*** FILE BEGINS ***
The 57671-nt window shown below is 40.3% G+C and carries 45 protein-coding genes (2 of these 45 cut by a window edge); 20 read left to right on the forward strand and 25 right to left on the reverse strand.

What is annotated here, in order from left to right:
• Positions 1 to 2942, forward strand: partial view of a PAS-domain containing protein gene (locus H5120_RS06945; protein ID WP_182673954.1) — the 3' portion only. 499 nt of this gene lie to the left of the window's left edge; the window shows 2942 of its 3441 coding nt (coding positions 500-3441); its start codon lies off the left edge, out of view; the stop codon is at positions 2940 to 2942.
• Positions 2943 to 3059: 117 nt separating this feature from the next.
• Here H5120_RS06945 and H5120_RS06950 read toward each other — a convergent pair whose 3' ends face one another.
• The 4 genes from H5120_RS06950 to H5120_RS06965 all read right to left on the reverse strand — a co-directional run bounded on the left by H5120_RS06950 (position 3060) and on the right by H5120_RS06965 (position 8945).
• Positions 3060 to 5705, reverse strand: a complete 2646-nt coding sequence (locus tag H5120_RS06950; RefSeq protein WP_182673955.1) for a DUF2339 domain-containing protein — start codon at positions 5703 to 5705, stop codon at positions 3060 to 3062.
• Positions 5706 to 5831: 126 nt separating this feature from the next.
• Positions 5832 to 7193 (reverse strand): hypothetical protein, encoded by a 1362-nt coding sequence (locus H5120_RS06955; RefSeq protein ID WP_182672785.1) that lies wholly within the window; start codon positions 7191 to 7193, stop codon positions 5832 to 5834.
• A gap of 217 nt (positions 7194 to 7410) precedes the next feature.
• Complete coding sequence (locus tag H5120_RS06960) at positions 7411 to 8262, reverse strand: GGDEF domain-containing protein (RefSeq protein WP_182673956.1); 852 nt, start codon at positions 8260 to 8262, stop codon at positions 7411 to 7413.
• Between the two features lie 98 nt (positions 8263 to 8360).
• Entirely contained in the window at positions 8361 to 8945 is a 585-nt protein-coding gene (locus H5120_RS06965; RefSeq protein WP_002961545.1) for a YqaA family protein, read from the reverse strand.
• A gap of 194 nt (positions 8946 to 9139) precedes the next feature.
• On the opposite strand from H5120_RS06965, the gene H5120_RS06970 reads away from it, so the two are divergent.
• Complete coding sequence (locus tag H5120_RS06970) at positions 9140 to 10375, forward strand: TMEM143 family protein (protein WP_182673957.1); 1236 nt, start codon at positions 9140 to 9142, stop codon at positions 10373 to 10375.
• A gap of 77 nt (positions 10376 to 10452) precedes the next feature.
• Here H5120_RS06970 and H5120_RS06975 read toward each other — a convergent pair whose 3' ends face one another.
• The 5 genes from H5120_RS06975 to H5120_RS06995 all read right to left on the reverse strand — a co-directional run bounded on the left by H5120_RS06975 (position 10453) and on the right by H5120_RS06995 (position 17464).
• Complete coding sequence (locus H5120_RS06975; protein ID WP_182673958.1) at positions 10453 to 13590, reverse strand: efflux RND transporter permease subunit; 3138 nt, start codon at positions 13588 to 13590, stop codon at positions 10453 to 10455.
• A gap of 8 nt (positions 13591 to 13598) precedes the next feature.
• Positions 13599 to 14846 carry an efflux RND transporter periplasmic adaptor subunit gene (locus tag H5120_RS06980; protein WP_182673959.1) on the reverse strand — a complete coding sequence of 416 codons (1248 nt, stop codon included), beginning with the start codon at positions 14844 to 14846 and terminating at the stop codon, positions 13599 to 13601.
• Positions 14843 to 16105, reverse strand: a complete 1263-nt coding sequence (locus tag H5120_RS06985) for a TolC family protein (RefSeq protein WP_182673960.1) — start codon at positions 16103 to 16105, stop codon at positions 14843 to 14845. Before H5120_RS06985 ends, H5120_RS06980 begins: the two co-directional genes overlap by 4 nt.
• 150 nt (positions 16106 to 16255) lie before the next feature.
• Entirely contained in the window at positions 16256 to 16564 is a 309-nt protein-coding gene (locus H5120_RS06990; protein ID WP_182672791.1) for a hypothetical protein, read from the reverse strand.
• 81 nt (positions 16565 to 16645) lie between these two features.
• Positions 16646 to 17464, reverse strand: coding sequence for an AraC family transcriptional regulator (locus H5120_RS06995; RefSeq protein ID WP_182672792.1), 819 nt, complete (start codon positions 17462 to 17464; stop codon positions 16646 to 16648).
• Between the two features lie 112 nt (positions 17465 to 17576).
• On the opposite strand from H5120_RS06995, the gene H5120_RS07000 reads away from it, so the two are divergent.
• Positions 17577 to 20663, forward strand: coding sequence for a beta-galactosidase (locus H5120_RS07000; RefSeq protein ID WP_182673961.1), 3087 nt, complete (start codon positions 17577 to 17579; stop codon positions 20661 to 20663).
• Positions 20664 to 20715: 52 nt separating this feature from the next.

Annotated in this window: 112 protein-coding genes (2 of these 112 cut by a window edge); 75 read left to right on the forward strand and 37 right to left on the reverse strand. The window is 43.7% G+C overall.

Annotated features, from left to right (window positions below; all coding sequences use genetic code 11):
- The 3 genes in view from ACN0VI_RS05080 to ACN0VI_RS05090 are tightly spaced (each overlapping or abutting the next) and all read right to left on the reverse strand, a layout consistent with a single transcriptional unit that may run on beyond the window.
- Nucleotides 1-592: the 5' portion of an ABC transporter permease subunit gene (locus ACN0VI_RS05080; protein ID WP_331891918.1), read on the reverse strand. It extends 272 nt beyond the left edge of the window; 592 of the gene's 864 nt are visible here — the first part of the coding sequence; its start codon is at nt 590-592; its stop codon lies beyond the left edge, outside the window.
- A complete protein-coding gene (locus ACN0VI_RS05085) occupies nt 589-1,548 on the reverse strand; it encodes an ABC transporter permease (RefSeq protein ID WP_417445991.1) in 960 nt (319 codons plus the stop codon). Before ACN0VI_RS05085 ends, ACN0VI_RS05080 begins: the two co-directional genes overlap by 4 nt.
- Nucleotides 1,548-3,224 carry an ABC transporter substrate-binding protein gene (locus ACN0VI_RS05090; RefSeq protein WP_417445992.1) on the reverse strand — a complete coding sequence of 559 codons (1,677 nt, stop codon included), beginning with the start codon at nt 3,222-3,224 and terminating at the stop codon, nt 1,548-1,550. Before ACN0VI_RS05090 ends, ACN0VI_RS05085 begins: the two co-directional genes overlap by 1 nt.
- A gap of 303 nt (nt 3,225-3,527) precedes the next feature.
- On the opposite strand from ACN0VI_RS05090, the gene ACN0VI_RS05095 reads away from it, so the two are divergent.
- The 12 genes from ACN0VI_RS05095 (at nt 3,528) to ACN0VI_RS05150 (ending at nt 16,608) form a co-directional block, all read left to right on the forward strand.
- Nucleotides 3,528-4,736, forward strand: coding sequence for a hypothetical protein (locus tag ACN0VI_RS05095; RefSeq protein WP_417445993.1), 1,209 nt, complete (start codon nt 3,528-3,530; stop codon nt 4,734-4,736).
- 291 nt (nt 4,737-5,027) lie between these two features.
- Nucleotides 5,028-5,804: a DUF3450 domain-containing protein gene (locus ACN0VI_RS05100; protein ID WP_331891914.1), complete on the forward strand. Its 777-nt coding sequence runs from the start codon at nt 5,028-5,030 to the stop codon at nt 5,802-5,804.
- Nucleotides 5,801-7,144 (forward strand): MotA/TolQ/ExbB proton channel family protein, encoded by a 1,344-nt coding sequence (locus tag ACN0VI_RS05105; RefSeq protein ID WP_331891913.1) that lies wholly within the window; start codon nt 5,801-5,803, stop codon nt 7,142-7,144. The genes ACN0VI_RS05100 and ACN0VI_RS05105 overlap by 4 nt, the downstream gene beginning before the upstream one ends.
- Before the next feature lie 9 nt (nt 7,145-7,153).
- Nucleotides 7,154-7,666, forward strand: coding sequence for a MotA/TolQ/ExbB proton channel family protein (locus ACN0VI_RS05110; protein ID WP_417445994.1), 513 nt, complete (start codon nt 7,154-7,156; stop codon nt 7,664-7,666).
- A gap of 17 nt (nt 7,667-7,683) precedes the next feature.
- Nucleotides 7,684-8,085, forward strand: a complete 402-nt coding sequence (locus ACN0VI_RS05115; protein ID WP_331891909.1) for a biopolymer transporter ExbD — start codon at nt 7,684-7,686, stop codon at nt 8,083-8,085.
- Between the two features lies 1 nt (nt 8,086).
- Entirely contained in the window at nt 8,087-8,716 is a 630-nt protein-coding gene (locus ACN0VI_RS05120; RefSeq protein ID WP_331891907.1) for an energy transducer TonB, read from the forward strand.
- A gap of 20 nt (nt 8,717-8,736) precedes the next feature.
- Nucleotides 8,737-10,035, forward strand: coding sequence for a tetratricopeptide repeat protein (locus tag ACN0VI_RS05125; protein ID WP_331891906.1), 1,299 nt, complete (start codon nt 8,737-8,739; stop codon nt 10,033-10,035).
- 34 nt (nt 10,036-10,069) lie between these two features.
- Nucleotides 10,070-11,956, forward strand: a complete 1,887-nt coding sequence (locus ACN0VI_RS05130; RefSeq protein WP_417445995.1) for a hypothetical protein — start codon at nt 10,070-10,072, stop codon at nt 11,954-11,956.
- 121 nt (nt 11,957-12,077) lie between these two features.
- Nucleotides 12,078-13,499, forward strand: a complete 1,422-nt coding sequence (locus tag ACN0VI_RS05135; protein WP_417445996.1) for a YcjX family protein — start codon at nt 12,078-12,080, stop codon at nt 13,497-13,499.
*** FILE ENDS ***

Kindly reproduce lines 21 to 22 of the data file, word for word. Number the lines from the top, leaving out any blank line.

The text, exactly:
• A gap of 8 nt (positions 13591 to 13598) precedes the next feature.
• Positions 13599 to 14846 carry an efflux RND transporter periplasmic adaptor subunit gene (locus tag H5120_RS06980; protein WP_182673959.1) on the reverse strand — a complete coding sequence of 416 codons (1248 nt, stop codon included), beginning with the start codon at positions 14844 to 14846 and terminating at the stop codon, positions 13599 to 13601.